However, power forward and occasional journalist Chris Bosh told The Public Apology that he had deliberately steered clear of the lockout negotiations, adding that “I’m not in this for the money.”

“It’s actually freed up a lot of time for me to pursue other more cerebral activities such as reading, painting and cooking,” the Apple acolyte said, in between updating his Twitter status on his iPad 2.

“I only agreed to this [World Tour] because I was promised the opportunity to meet with Neil Perry, Bill Grainger and Matt Moran at Rockpool. Man, just thinking about that Goats cheese tortellini with king prawns, pine nuts and raisins gets me hard.”

By Dave Edwards

Winning: sage advice for Quade Cooper

The Australian public loves a hero. We worship successful athletes like the Incas (or George Hamilton) worshiped the sun. Whether it’s a full-blown ticker-tape parade or a boozy victory song in the sheds, we love winning – and celebrating those who win. But there’s one thing we love even more than a winner – it’s a villain.

The villains in Australian sport sell just as many if not more papers than their successful, blemish-free adversaries. Ryan Tandy, Ricky Nixon, Sally Robbins, Robert Lui, Jason Akermanis, Brett Stewart – these folk have been in the papers for much longer than any successful, non-controversial athlete I can think of. And yes, I wanted to include Rebecca Wilson and Peter Roebuck in that list, but apart from being absolute villains in my mind, their complete absence of sporting or other talent prevents them from keeping such esteemed company. [Ed: While his writing style is questionable at best, Roebuck is allegedly a fierce spanker of young South African males]

Roebuck, a talented spanker

Across the Australian media, two characters have contested the undesirable spotlight for villain of the week. One a colourful yet heartless dictator who seized power of a small but powerful Arab country by way of military coup, and the other a New Zealand-born Wallaby fly half.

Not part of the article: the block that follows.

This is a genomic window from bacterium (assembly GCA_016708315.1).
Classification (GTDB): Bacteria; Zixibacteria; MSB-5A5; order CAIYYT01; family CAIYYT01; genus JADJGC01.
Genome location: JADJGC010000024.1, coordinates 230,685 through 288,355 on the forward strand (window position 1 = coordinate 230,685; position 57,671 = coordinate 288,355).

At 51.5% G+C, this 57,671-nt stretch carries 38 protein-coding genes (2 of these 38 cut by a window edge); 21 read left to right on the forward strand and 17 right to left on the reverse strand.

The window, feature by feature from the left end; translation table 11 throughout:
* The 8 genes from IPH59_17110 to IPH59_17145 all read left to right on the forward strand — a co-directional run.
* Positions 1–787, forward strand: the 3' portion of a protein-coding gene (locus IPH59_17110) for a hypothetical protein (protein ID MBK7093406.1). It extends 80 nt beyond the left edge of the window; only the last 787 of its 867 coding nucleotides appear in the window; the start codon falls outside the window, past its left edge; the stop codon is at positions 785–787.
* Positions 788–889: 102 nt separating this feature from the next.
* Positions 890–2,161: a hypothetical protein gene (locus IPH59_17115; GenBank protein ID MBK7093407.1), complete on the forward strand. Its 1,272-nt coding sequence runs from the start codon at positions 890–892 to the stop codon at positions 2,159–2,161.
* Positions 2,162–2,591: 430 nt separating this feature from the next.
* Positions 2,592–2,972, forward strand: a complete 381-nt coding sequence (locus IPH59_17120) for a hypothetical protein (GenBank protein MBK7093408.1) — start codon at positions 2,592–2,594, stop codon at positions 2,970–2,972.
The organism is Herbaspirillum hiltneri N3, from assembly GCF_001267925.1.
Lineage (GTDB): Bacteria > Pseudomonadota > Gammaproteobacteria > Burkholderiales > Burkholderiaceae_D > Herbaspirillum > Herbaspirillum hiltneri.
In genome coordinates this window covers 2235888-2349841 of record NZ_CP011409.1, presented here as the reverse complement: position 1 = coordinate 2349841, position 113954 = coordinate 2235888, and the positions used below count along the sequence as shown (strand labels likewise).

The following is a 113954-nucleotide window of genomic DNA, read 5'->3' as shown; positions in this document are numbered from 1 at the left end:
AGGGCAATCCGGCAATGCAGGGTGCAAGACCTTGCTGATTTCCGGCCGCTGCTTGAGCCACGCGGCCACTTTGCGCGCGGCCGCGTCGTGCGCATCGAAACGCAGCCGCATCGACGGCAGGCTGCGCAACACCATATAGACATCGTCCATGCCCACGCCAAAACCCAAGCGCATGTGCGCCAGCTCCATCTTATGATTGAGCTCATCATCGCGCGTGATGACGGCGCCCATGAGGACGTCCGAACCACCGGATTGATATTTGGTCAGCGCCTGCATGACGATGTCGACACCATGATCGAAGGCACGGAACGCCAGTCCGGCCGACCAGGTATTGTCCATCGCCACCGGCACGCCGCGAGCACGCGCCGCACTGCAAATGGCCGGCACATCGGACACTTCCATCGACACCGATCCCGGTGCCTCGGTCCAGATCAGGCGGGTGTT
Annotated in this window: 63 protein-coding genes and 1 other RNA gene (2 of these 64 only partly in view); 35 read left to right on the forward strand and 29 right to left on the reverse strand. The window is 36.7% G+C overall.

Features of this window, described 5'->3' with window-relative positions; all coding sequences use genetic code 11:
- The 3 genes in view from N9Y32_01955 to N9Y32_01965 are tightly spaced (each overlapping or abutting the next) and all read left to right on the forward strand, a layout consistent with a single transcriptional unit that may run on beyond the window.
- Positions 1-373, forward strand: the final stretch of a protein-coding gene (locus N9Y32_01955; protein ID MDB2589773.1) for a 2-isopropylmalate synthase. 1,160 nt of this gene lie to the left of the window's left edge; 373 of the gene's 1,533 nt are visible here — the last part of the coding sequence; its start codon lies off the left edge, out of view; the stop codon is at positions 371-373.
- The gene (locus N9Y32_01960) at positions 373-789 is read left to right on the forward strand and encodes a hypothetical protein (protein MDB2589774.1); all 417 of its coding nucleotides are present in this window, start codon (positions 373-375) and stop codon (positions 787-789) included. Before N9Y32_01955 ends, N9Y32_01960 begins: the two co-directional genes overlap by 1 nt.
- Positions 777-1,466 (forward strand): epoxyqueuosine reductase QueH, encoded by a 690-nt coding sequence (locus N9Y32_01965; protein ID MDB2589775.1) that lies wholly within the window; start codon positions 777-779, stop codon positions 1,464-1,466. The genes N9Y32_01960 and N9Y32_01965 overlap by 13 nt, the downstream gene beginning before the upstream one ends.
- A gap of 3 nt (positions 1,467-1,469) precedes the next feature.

Before his death this week Colonel Muammar Gaddafi, aka fuzzhead (seriously), certainly fits into the Bond-style villain category. He had a team of stunning Amazonian women as bodyguards, designed and owned his very own rocket car, sported a plethora of wacky outfits, and always carried a golden gun.

Both Gaddafi and Cooper seem to be hated in spite of their flair; they’ve both been put out of action this week (one permanently), and both have extremely dubious taste (Gaddafi in clothes, Cooper in women). But that’s where the similarities end. As Cooper sits at home for the next six months recovering from knee surgery he might be asking himself why the public have branded him a villain, and what he can do to turn this image around.

Cooper's taste in women was deemed 'dubious'

As always, we at The Public Apology have some suggestions for the young fly-half:

  • Get a new manager. Khoder Nasser is an absolute bell end. Sonny Bill Williams and Anthony Mundine are the second and third most hated men in Australian sport behind you, we suggest keeping your distance. Go with someone reputable (i.e. not Max Markson).
  • Frame Berrick Barnes for something really bad, the more scandalous the better. Gang rape and girlfriend-beating have been proven as the most effective methods of career assassination.
  • Sign with a struggling NRL team. Best go with Parramatta – that way you might be forgiven for using the club in the money-grabbing bullshit that went on last pre-season.
  • Get yourself an illness. The public love an athlete bouncing back from adversity; they are willing to forgive all discrepancies if, like Lance Armstrong, you’re sick enough to lose a testicle.
'Just a cheeky bulking sesh before I hit the Pyrenees'

And if all these fail, accept that you’ll always be hated and likely end up spending your final days hiding in a drain pipe. Go and get yourself a smoking hot pack of cheerleaders to follow you round and aid as protection from annoying sports journalists.

And maybe even splash out on some kind of super car, the odd safari suit and a pair of golden boots.

By Luke Meredith